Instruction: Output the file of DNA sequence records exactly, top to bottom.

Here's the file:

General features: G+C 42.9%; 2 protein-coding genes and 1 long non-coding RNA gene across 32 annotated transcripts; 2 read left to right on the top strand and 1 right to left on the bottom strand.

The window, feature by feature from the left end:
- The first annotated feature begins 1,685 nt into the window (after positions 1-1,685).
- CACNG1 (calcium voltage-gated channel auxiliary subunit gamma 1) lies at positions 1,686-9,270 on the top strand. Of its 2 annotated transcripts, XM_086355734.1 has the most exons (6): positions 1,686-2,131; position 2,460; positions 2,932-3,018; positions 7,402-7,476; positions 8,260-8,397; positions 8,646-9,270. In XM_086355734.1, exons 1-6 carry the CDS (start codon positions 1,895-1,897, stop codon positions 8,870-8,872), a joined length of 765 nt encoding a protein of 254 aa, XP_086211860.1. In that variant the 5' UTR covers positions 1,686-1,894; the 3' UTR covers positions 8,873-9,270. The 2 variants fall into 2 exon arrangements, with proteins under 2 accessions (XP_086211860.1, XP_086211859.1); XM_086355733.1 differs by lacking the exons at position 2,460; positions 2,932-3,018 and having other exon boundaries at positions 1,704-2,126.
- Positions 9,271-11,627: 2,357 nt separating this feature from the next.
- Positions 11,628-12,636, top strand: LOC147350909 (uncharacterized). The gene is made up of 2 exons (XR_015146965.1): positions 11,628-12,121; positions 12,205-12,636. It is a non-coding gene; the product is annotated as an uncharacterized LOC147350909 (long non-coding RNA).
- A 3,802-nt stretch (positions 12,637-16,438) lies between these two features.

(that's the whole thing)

General features: G+C 42.9%; 2 protein-coding genes and 1 long non-coding RNA gene across 32 annotated transcripts; 2 read left to right on the top strand and 1 right to left on the bottom strand.

The window, feature by feature from the left end:
- The first annotated feature begins 1,685 nt into the window (after positions 1-1,685).
- CACNG1 (calcium voltage-gated channel auxiliary subunit gamma 1) lies at positions 1,686-9,270 on the top strand. Of its 2 annotated transcripts, XM_086355734.1 has the most exons (6): positions 1,686-2,131; position 2,460; positions 2,932-3,018; positions 7,402-7,476; positions 8,260-8,397; positions 8,646-9,270. In XM_086355734.1, exons 1-6 carry the CDS (start codon positions 1,895-1,897, stop codon positions 8,870-8,872), a joined length of 765 nt encoding a protein of 254 aa, XP_086211860.1. In that variant the 5' UTR covers positions 1,686-1,894; the 3' UTR covers positions 8,873-9,270. The 2 variants fall into 2 exon arrangements, with proteins under 2 accessions (XP_086211860.1, XP_086211859.1); XM_086355733.1 differs by lacking the exons at position 2,460; positions 2,932-3,018 and having other exon boundaries at positions 1,704-2,126.
- Positions 9,271-11,627: 2,357 nt separating this feature from the next.
- Positions 11,628-12,636, top strand: LOC147350909 (uncharacterized). The gene is made up of 2 exons (XR_015146965.1): positions 11,628-12,121; positions 12,205-12,636. It is a non-coding gene; the product is annotated as an uncharacterized LOC147350909 (long non-coding RNA).
- A 3,802-nt stretch (positions 12,637-16,438) lies between these two features.